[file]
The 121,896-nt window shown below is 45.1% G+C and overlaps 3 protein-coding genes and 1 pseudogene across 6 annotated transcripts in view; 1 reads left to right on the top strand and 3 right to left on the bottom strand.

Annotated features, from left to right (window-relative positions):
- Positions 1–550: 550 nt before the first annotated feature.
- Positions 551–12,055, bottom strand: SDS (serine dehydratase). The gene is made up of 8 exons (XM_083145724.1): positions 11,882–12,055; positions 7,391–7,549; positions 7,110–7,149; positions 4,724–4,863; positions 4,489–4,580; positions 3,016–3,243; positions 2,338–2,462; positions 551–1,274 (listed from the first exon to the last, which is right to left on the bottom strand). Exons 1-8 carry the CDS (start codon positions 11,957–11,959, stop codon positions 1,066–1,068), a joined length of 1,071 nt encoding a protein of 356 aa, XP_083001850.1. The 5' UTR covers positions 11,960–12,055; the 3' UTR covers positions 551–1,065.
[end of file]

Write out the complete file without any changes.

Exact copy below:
The 121,896-nt window shown below is 45.1% G+C and overlaps 3 protein-coding genes and 1 pseudogene across 6 annotated transcripts in view; 1 reads left to right on the top strand and 3 right to left on the bottom strand.

Annotated features, from left to right (window-relative positions):
- Positions 1–550: 550 nt before the first annotated feature.
- Positions 551–12,055, bottom strand: SDS (serine dehydratase). The gene is made up of 8 exons (XM_083145724.1): positions 11,882–12,055; positions 7,391–7,549; positions 7,110–7,149; positions 4,724–4,863; positions 4,489–4,580; positions 3,016–3,243; positions 2,338–2,462; positions 551–1,274 (listed from the first exon to the last, which is right to left on the bottom strand). Exons 1-8 carry the CDS (start codon positions 11,957–11,959, stop codon positions 1,066–1,068), a joined length of 1,071 nt encoding a protein of 356 aa, XP_083001850.1. The 5' UTR covers positions 11,960–12,055; the 3' UTR covers positions 551–1,065.